Have a Nook Color and wonder how much better Honeycomb would run if it didn't have to be run off of an SD card? You're in luck, because we have the instructions for installing it to your Nook's internal memory (emmc), which might run faster and smoother than an SD card (though running it with an overclock kernel on a Class 10 SD is very fast--and much less dangerous).
This is advanced command line stuff, and this is still a developmental port, so please look everything over and only proceed if you're feeling adventurous, and are comfortable with the instructions and with the risk involved: How to Install Honeycomb to Nook Color's Internal Memory
Finally, market.android.com has gone live, and man is it pretty sweet. If you have been spending hours poking around and looking for something new, you may have found some great apps, but many of you may still be struggling to find something new. If that is you, and you are interested in finding some new applications for your device, be sure to hit the jump with us and see what some of our favorites from this week were.
HTC has had something of a leak problem lately, and once again one of its unreleased and unannounced phones has found its way on to the web. The device you see above seems to be the same one that got spied on a subway in Taiwan late last month. Hopefully HTC will end all this speculation and just announce its upcoming lineup once MWC rolls around in a little more than a week. [Mobile01 via Engadget]
There was quite a bit of news to come out of Mountain View, Calif., this past week, with the Android team giving us a more in-depth walkthrough of Honeycomb, plus the bevy of developers on hand. We got looks at a number of new (or revamped) applications coming soon to an Android tablet near you, and got to meet the talented developers behind them.
To say that there's an excitement building around Honeycomb would be quite the understatement. This is far, far more than just Android on a big screen.
So let's revisit the news of the past week. After the break, you'll find the entire presentation, plus demos of the apps. Enjoy!
Couple of conflicting stories coming out this morning regarding the launch of the HTC ThunderBolt on Verizon. Above, you have a screen shot leaked to DroidAttic, which appears to confirm the Feb. 14 launch date on Best Buy, news we broke a week ago, and presales start tomorrow. But then there's a post at DroidForums.net passed on by the infamous Miami1683 saying that the ThunderBolt has been pushed back a bit, until Feb. 28.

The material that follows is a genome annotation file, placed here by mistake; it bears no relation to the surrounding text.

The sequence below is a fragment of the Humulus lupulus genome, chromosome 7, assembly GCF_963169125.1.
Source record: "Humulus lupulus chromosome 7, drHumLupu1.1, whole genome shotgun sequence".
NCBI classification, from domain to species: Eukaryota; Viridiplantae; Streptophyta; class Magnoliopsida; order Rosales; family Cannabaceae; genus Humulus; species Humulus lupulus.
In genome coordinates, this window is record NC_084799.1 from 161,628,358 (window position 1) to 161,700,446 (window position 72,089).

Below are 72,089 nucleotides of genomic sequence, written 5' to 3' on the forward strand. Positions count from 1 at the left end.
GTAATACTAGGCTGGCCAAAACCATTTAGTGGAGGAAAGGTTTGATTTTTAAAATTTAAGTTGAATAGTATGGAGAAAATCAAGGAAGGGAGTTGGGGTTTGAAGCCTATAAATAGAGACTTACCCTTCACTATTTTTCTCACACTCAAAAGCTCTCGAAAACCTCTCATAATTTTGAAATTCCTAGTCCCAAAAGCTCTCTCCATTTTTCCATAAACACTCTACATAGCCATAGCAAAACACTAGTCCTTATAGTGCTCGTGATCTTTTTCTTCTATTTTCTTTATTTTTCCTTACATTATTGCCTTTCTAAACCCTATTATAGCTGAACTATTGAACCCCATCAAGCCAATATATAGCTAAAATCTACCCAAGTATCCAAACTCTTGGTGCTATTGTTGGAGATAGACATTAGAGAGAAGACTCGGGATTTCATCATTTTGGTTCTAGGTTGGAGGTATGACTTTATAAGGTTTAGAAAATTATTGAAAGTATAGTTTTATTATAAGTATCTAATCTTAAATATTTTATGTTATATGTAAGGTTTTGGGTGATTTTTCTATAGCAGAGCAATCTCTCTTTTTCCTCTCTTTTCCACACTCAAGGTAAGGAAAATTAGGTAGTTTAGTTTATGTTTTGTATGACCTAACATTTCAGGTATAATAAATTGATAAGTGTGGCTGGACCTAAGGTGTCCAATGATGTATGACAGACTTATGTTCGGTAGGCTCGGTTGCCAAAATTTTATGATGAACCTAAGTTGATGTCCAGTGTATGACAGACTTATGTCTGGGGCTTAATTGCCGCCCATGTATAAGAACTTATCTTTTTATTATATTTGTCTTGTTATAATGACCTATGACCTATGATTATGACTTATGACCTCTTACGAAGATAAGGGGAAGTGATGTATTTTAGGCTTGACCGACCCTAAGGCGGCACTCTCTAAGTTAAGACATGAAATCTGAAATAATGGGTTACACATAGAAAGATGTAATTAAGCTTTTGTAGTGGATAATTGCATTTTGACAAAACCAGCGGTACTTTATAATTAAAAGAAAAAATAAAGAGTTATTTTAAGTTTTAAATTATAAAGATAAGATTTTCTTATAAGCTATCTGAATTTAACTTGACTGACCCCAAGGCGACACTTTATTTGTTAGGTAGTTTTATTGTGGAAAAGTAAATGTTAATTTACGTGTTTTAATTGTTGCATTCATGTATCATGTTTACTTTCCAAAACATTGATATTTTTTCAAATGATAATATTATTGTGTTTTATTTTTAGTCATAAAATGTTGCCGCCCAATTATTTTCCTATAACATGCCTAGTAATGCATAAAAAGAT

Miami says the delay is because of the popularity of the iPhone launch, but we'd be willing to wager that with all the hemming and hawing over simultaneous voice and data -- an old feature that would be new to Verizon -- they're still working out some kinks. Guess we'll just wait and see. [DroidForums, DroidAttic]
We travel quite a bit, which means we're always looking for ways to keep our phones charged while on the go. And the folks at 3GJuice sent us a fun little charger to try out. It's called the Android Lunchbox, and it's a nifty little 1000mAh battery that can keep you going in a pinch.
First off, it's a tiny little thing, about 1.5-inches square, 5/8 of an inch thick, and weighs 1.5 ounces. So you can slip it in your pocket and not get goofy looks. The front of the battery has a mirror finish. When you're charging the Lunchbox, little red arrows tell you its progress, and they blink when it's all juiced up.
Then there's the shining feature. While most external batteries need to be charged using the old miniUSB plugs (not many phones use them anymore, so it's one more cable to carry), the Android Lunchbox charges with miniUSB and microUSB. Nice.
But wait, there's more. tucked inside a little rubber flap on the back are miniUSB and microUSB plugs for charging your devices. Handy, indeed, though don't try to charge two devices at once. And you'll need to remember that this only a 1000mAh battery -- most phones now have a 1500mAh battery (or thereabouts), so you're not going to get back to 100 percent from dead. But it's great for keeping topped off, or in an emergency. You can buy a 3GJuice Amazon Lunchbox on Amazon for $30.